From Malaysia to Baltimore to Los Angeles, Derek Dangerfield has conducted research around the world—and can now add a Ph.D. in health behavior research to his list of accomplishments.
It’s a long list. Hailing from a working-class, single parent home in Baltimore, Md., Dangerfield graduated from Baltimore City College and earned his bachelor’s degree in sociology in 2012 from Georgetown University. During his studies at Georgetown, he also researched sexually transmitted disease at Johns Hopkins University School of Medicine; studied abroad in Cape Town, South Africa; and volunteered at the Brooklyn Chest tuberculosis clinic as a nursing assistant for infants and children with HIV and tuberculosis.
The confluence of sociology and medicine drove him to pursue public health—in particular, cultural health and sexual decision-making.
“My increased exposure to sexual health research and behavioral science ignited my interest in understanding the role that cultural context plays in the decision-making processes of vulnerable populations in international settings,” he writes in his USC doctoral profile.
Local, global and interdisciplinary
When he graduated, Dangerfield received a Fulbright Scholarship that funded his year-long research exploring differences in sexual risk behaviors among men who have sex with men in Kuala Lumpur, Malaysia.
In 2013, he became a National Science Foundation Graduate Research Fellow. The fellowship supported his doctoral studies in USC’s Department of Population and Public Health Sciences, where he focused on sexual risk among African American men who have sex with men in Los Angeles.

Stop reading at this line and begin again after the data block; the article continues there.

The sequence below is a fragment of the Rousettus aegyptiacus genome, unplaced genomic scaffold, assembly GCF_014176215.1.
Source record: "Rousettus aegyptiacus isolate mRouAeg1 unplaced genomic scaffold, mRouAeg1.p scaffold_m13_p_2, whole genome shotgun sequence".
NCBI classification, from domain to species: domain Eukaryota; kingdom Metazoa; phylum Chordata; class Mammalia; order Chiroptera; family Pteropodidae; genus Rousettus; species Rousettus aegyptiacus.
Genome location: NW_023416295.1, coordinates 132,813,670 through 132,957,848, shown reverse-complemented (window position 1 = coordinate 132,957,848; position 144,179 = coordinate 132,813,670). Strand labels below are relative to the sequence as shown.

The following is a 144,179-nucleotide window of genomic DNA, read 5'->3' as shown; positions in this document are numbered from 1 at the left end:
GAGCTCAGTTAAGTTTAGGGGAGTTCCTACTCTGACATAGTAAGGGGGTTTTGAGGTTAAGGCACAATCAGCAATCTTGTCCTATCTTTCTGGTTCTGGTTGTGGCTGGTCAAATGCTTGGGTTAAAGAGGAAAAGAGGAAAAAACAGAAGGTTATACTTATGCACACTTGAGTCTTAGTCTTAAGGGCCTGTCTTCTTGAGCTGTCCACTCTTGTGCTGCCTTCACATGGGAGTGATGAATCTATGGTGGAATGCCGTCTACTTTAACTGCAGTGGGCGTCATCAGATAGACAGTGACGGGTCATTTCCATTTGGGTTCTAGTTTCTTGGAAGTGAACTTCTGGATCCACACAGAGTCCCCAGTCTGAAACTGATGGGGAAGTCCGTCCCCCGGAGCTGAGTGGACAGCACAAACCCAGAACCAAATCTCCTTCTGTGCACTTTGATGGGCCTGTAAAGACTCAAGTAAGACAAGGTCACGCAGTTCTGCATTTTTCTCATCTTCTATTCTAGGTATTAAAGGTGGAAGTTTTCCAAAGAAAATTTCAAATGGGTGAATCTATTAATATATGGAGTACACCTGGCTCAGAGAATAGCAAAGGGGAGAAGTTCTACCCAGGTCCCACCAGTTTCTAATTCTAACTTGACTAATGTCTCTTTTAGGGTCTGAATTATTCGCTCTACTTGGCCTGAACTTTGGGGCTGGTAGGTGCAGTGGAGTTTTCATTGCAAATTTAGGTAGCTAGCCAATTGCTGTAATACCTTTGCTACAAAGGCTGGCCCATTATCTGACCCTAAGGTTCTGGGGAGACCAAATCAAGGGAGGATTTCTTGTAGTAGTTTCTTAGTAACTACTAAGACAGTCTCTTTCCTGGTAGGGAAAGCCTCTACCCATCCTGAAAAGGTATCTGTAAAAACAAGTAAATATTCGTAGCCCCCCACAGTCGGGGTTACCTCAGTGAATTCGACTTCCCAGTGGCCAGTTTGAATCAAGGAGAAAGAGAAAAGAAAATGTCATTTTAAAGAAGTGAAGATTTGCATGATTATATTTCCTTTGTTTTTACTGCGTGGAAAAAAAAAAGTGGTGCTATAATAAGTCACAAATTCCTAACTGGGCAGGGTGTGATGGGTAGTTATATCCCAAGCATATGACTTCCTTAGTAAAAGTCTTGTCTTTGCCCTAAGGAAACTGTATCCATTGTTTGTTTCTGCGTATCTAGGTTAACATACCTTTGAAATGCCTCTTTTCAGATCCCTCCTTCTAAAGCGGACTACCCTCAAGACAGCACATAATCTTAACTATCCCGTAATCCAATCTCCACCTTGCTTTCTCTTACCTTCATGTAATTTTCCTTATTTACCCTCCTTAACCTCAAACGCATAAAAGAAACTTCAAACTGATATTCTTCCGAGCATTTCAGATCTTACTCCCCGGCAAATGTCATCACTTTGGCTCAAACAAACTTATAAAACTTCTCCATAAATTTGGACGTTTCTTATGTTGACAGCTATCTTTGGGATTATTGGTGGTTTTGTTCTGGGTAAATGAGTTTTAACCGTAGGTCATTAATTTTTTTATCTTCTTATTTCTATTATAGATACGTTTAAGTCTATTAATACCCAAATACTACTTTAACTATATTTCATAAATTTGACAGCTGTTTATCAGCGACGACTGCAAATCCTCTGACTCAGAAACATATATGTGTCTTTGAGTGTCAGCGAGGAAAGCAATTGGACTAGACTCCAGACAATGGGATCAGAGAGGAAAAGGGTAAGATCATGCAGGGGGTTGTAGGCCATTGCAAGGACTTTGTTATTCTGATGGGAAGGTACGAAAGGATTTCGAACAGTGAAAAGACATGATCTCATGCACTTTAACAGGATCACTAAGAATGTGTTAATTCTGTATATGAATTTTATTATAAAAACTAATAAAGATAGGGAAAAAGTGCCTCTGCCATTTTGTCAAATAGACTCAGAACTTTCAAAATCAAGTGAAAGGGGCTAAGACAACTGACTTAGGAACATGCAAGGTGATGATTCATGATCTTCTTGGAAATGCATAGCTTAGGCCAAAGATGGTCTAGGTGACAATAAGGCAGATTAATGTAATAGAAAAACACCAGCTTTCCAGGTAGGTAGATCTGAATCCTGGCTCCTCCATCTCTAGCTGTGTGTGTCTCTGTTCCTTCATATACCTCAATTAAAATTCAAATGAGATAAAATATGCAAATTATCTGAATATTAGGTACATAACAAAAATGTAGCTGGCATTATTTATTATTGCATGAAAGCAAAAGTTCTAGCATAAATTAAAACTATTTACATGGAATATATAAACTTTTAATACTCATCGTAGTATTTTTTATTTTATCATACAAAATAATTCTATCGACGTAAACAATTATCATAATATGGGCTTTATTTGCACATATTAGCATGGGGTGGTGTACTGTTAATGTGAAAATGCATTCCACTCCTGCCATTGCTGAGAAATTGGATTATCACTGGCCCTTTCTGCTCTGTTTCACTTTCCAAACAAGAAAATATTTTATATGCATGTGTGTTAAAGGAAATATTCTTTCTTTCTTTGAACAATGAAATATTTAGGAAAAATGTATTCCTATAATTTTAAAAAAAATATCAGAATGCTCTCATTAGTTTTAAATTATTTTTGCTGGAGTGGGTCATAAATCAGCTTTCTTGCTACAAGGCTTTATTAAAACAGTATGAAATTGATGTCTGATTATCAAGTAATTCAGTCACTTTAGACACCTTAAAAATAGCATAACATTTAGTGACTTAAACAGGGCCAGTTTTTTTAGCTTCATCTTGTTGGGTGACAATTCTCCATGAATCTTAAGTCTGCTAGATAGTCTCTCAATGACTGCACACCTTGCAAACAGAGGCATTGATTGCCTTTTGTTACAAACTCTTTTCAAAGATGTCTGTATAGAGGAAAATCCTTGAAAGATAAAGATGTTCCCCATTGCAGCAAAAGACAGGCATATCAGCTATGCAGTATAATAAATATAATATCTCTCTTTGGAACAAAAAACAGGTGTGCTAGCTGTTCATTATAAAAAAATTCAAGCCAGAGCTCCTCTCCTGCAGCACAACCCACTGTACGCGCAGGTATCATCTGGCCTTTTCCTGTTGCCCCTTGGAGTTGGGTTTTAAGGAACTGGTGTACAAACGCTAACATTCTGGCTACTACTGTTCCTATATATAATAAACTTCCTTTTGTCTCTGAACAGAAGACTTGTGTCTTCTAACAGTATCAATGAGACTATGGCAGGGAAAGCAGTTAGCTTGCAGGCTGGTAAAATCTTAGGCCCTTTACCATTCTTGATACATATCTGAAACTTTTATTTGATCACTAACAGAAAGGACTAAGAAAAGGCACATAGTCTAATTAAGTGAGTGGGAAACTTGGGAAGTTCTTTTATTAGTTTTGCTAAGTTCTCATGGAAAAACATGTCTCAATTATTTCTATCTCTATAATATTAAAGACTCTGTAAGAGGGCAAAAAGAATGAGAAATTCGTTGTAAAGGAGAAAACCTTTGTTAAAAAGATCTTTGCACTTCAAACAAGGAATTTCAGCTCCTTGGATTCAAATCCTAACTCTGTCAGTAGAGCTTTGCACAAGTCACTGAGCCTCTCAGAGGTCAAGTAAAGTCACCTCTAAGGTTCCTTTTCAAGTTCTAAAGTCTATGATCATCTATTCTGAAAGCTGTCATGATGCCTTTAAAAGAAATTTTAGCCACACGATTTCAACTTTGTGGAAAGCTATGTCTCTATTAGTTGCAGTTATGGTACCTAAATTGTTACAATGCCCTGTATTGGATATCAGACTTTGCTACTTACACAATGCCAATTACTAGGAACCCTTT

“I wanted to be in a program that would provide interdisciplinary training in health and science,” he said. “The health behavior research program at the Keck School allowed me to gain the necessary skills I needed in research methods while still allowing me to study the social and behavioral concepts that I was I was interested in.”
Dangerfield said his biggest accomplishments at USC included publishing four manuscripts—as the primary author—and getting invited to present his work at international conferences in Malaysia and South Africa, among others.
“Surprisingly, my favorite memories are of the times it took my friends and me hours to learn statistical analytic software, wondering if we would ever make it through the program,” he said. “Now, we have mastered complex statistical methods and wonder why it was so difficult for us.” It’s reminds him: “tough times don’t last.”
Guidance and contribution
Additional words of wisdom have stuck with him over the years as he pursued his degree in just four years: “Work hard, be nice to people and go with the flow”—a mantra, of sorts, which he attributes to his primary adviser Ricky Bluthenthal, professor of preventive medicine.
Dangerfield’s faculty mentors agreed his dissertation, which focused on sexual risk among African American men who have sex with men in Los Angeles, was one of the best they had seen in years. “He is an excellent colleague and has a bright future in population health sciences,” said Jennifer Unger, professor of preventive medicine. In addition to “his impressive academic accomplishments,” she cites his work serving on the Los Angeles County Commission on HIV, the local planning council for allocating, coordinating and delivering HIV/AIDS services.
Dangerfield advises future graduates to “identify good mentors before entering doctoral training or dissertation research,” and to ensure passion is the driving force behind getting a degree—not the other way around. “The only way to maintain your stamina is to be passionate about your work as a contribution for creating healthy communities,” he said.
With his Ph.D. behind him, Dangerfield will continue post-doctoral training as a fellow at the Johns Hopkins School of Nursing, where he hopes to develop his research and teaching agenda and impact sexual health for minority populations. “I am excited to participate in the field and see the extent to which my passion for my work impacts the field and the health of communities,” he said.